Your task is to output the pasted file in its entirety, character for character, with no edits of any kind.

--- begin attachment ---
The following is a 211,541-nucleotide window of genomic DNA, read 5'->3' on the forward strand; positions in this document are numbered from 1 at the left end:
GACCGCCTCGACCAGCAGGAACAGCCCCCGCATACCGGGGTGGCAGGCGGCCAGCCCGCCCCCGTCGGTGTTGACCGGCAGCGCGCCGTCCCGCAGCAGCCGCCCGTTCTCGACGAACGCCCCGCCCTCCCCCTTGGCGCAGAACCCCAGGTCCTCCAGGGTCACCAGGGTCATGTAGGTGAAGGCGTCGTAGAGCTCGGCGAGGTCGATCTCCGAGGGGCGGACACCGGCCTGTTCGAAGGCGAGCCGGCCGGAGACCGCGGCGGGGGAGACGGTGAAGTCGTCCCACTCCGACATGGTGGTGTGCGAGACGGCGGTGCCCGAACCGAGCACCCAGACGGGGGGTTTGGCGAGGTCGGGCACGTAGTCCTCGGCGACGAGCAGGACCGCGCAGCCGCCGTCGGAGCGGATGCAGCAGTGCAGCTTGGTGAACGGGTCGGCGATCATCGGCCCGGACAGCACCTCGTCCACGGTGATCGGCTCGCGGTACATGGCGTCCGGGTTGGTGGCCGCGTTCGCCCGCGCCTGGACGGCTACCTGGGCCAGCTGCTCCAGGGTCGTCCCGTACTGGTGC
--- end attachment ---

The following is a 211,541-nucleotide window of genomic DNA, read 5'->3' on the forward strand; positions in this document are numbered from 1 at the left end:
GACCGCCTCGACCAGCAGGAACAGCCCCCGCATACCGGGGTGGCAGGCGGCCAGCCCGCCCCCGTCGGTGTTGACCGGCAGCGCGCCGTCCCGCAGCAGCCGCCCGTTCTCGACGAACGCCCCGCCCTCCCCCTTGGCGCAGAACCCCAGGTCCTCCAGGGTCACCAGGGTCATGTAGGTGAAGGCGTCGTAGAGCTCGGCGAGGTCGATCTCCGAGGGGCGGACACCGGCCTGTTCGAAGGCGAGCCGGCCGGAGACCGCGGCGGGGGAGACGGTGAAGTCGTCCCACTCCGACATGGTGGTGTGCGAGACGGCGGTGCCCGAACCGAGCACCCAGACGGGGGGTTTGGCGAGGTCGGGCACGTAGTCCTCGGCGACGAGCAGGACCGCGCAGCCGCCGTCGGAGCGGATGCAGCAGTGCAGCTTGGTGAACGGGTCGGCGATCATCGGCCCGGACAGCACCTCGTCCACGGTGATCGGCTCGCGGTACATGGCGTCCGGGTTGGTGGCCGCGTTCGCCCGCGCCTGGACGGCTACCTGGGCCAGCTGCTCCAGGGTCGTCCCGTACTGGTGC